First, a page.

A large fragment ofthese young people have realized that the cost of the brittle political stability, in both its security and economic parts, was very expensive in terms of the loss in the areas of freedom, justice, and dignity in all their forms. These young people became also aware that this brittle stability has not led, in fact, to the application of what has been achieved at the macro-economic level but to breakthroughs with regards to improving the performance and growth of the various economic sectors. Thus, all of the above mentioned aspects did not lead to a qualitative leap in terms of creating new job opportunities, especially among the young generation, nor did it lead to the improving the standards and quality of living, or reducing the hotbeds of exclusion, marginalization and the hindrance of participation.

Most of these regimes thought or hoped that this economic stability will encourage investment in projects that are able to expand the levels of development and growth, and thus, create jobs that are needed to employ the young people. However, in fact this achieved investment remained minimal, especially in the vital sectors. That said, the reforms taking place at the governance level and issues of public affairs were not sufficient and did not also include or were enough to promote competitiveness, enhance productivity, facilitate transactions and procedures of doing business, approve the necessary legislation to stimulate investment and protect it, expand its range, increase its effectiveness or promote transparency, increase disclosure, reduce corruption, amend labor laws, improve education and match it with the business market needs, and promote acquisition of the young people of the required skills levels. These are all necessary reforms that have not been implemented to the required extent or with the required aptitude, because they were also, in many cases, directly clashing with the current stable interests among large companies which were related to these regimes or to people who were responsible for them.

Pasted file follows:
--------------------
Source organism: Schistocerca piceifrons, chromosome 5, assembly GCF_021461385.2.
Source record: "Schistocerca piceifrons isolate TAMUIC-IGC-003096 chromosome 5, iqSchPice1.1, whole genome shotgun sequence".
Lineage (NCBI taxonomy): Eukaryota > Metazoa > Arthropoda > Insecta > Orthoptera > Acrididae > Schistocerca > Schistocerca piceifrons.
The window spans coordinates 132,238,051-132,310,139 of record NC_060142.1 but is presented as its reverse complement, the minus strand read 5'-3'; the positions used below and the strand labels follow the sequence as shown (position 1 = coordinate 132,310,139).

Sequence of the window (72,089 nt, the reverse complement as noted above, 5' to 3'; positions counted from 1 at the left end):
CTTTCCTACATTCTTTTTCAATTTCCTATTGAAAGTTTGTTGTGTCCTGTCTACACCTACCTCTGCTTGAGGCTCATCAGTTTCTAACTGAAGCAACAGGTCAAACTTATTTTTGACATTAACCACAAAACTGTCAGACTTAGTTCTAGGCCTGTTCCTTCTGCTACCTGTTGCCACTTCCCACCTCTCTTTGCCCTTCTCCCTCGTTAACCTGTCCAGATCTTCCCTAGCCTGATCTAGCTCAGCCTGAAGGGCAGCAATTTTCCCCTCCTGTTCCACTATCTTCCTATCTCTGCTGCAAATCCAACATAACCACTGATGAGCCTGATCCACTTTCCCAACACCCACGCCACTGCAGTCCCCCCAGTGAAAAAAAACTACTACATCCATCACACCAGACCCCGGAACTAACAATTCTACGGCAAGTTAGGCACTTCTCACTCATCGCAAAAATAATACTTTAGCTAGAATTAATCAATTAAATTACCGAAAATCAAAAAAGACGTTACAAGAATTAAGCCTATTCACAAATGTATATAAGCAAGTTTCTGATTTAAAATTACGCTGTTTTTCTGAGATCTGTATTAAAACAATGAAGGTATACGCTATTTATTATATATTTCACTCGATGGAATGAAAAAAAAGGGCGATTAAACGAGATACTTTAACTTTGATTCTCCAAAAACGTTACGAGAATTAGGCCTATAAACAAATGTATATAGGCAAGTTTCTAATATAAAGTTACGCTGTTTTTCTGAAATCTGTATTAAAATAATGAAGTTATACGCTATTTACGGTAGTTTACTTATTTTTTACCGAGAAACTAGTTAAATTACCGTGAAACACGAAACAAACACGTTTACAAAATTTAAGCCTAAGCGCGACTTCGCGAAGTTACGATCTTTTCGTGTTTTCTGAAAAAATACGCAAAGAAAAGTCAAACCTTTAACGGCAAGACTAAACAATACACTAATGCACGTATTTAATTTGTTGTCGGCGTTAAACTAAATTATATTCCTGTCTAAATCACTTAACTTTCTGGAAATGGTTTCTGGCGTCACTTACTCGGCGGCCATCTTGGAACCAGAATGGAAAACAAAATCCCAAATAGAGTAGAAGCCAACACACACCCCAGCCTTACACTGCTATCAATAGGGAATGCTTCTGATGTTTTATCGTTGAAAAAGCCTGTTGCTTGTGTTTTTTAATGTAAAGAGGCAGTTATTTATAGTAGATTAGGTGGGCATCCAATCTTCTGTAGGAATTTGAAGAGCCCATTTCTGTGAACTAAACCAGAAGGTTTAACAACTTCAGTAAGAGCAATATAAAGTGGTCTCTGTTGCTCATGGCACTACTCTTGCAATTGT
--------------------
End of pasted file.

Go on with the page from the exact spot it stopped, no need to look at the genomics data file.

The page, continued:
This brittle macroeconomic stability that was present before the uprisings, has led to the strengthening of the financial judgment of the governors. That, in addition to what they had at the political level, has led them to forming, along with their in-laws and relatives, a new category of obscene wealth. On the other hand, the gap between those groups and between other classes has widened. The negative impact of this growing gap doubled with the decline or the weakening of the new real middle class, one that was set to potentially form a safety valve to groups’ stability. These practices have banned fair competition by leading to the creation of family cartels, which in turn have increased their slipping wealth at the expense of productivity efficiency and competitiveness. This has prevented the development of other economic sectors, particularly the industrial and agricultural ones, which are capable of creating new jobs and developing of the areas of benefit provided by the modern economy based on knowledge and skills, which are established on the sufficient and sustained improvement in the levels of education as well as the quality and diversity of the compatibility with the development of these economies and their growth needs.

The incident of thevegetable seller who set himself on fire in Tunisia has accurately expressed the expiration of this social and political de facto contract in the last two decades.

TheArab Spring movements came as an expression of the rejection of the Arab peoples of this bitter reality and their desire to reformulate the social and political contract de facto, which some Arab regimes were based upon over the past three decades.

Accordingly,the Arab world has entered a turbulent phase as an outcome of the militarization of some systems of the uprisings –who, for a fact, represent the Arab Autumn- through resorting to extreme violence, which ultimately led to the chaotic conditions similar to the civil wars in a number of Arab countries.

Thus, we have seen the evaporation of political stability, in its security and economic aspects, without it leading to achievements on the levels of political or structural economic reforms.